Levinson and Rev decided early on that given the chamber dramas of the 1950s and 60s that the circumstances of having two actors in one location throughout the film reminded them of (such as Who’s Afraid of Virginia Woolf?), Malcolm & Marie should be shot in black and white. Rev opted to shoot the film on three perf 35mm EASTMAN DOUBLE-X Black and White Negative 5222. This stock was less sensitive, higher contrast and harsher grain structure than the Kodak Vision-3 film that Rev was used to shooting on, but helped him lean into the visual language that he and Levinson wanted for this film, allowing him to light with bigger units, using less diffusion. Rev used an Arricam LT with Zeiss Standard Speed lenses. Given the balance that Levinson was trying to strike between the film feeling like a highly controlled drama and an improvised character study, Rev developed a lighting strategy that involved lighting the exterior of the house with MaxiBrutes and big spotlights, and the interior with LiteMats and TileLights. These LED sources were preferred indoors for their flexibility, and their ability to be hidden in ceilings and behind furniture without showing up on camera.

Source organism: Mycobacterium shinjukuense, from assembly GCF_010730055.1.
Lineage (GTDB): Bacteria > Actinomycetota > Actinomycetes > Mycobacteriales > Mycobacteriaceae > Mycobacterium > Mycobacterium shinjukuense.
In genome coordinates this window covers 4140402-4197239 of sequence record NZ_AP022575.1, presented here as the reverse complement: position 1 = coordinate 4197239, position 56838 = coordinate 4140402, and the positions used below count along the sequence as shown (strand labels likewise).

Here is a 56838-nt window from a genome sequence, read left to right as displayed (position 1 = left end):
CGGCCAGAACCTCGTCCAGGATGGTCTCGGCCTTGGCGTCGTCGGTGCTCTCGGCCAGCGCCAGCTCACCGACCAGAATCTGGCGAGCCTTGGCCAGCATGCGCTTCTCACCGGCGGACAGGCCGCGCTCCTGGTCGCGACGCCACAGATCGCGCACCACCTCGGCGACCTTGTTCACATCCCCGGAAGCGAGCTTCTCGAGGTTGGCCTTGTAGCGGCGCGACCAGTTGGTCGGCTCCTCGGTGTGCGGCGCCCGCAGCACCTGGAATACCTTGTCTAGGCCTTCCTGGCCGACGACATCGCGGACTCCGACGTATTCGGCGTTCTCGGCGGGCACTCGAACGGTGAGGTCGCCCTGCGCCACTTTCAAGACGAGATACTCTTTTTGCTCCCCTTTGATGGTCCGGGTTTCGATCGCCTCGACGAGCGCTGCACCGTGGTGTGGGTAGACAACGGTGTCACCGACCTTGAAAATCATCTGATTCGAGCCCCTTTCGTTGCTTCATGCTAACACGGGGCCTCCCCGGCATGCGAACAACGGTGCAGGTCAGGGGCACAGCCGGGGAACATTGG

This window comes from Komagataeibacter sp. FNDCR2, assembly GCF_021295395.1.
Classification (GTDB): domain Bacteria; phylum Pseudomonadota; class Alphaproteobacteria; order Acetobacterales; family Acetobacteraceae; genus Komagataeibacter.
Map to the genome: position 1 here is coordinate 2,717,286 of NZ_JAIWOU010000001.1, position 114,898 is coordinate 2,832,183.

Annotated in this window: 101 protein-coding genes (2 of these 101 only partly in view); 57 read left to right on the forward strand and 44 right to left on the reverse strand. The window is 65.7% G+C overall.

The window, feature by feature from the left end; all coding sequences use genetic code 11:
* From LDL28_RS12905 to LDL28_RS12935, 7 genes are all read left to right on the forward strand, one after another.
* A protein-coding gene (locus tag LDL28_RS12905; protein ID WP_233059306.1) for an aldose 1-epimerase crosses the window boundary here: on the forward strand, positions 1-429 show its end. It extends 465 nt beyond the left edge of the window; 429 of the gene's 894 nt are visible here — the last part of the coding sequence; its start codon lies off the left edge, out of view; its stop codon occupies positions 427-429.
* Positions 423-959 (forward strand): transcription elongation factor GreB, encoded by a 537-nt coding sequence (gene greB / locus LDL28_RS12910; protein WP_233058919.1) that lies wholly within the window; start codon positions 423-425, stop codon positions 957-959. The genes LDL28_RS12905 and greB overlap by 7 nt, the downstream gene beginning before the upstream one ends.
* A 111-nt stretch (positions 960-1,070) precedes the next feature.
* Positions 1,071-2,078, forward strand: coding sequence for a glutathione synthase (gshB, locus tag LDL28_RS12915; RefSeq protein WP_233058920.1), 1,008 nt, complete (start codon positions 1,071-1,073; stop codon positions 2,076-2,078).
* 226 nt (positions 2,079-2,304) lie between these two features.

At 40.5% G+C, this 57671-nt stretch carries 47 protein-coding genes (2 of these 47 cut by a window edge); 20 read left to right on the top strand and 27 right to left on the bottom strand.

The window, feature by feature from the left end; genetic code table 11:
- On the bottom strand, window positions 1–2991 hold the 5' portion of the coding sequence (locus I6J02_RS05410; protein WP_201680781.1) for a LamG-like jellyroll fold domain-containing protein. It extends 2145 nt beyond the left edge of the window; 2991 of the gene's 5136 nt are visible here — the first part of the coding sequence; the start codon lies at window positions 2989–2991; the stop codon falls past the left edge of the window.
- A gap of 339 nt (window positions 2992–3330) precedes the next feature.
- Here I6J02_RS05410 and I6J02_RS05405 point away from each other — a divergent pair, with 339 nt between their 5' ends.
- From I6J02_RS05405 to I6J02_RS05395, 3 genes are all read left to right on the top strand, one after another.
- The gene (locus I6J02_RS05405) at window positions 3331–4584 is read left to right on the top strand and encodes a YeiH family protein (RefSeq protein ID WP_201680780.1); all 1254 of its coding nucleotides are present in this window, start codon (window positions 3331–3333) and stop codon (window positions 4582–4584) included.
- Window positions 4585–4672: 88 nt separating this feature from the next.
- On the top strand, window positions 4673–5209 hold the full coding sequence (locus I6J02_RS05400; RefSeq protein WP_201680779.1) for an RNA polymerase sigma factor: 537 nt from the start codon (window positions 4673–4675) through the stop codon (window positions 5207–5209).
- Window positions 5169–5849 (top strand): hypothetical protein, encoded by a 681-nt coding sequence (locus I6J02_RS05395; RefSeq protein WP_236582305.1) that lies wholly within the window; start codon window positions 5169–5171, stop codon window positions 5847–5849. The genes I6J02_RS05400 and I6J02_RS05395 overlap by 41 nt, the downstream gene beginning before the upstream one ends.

WAYNE’S WORLD is a 1992 comedy directed by Penelope Spheeris and written by Mike Myers and Bonnie & Terrie Turner, based on the Saturday Night Live sketch of the same name. The film stars Myers and Dana Carvey as Wayne Campbell and Garth Agar, a pair of heavy metal fans who broadcast a public access television show. The film also features Tia Carrere, Rob Lowe, Lara Flynn Boyle, Brian Doyle-Murray, Chris Farley, and Meat Loaf in supporting roles. Wayne’s World was the tenth highest grossing film of 1992, and has since spawned a sequel and video game series. Spheeris worked on the film with Dutch cinematographer Theo van de Sande, whose filmography includes Blade

With just 34 days to shoot the entire film, Spheeris and van de Sande agreed on a visual language that would allow for the crew to be as flexible and fast-moving as possible. Spheeris and van de Sande wanted to expand the visual language set out in the skit and create a more cinematic look that still held true to the nature of the world that Wayne, Garth and their friends occupied. van de Sande shot Wayne’s World on 35mm film using the Panavision Platinum and Panavision Spherical lenses, using Kodak 5247 and 5279 film stocks, pulling the 5279 by two stops to minimize the grain in the final image.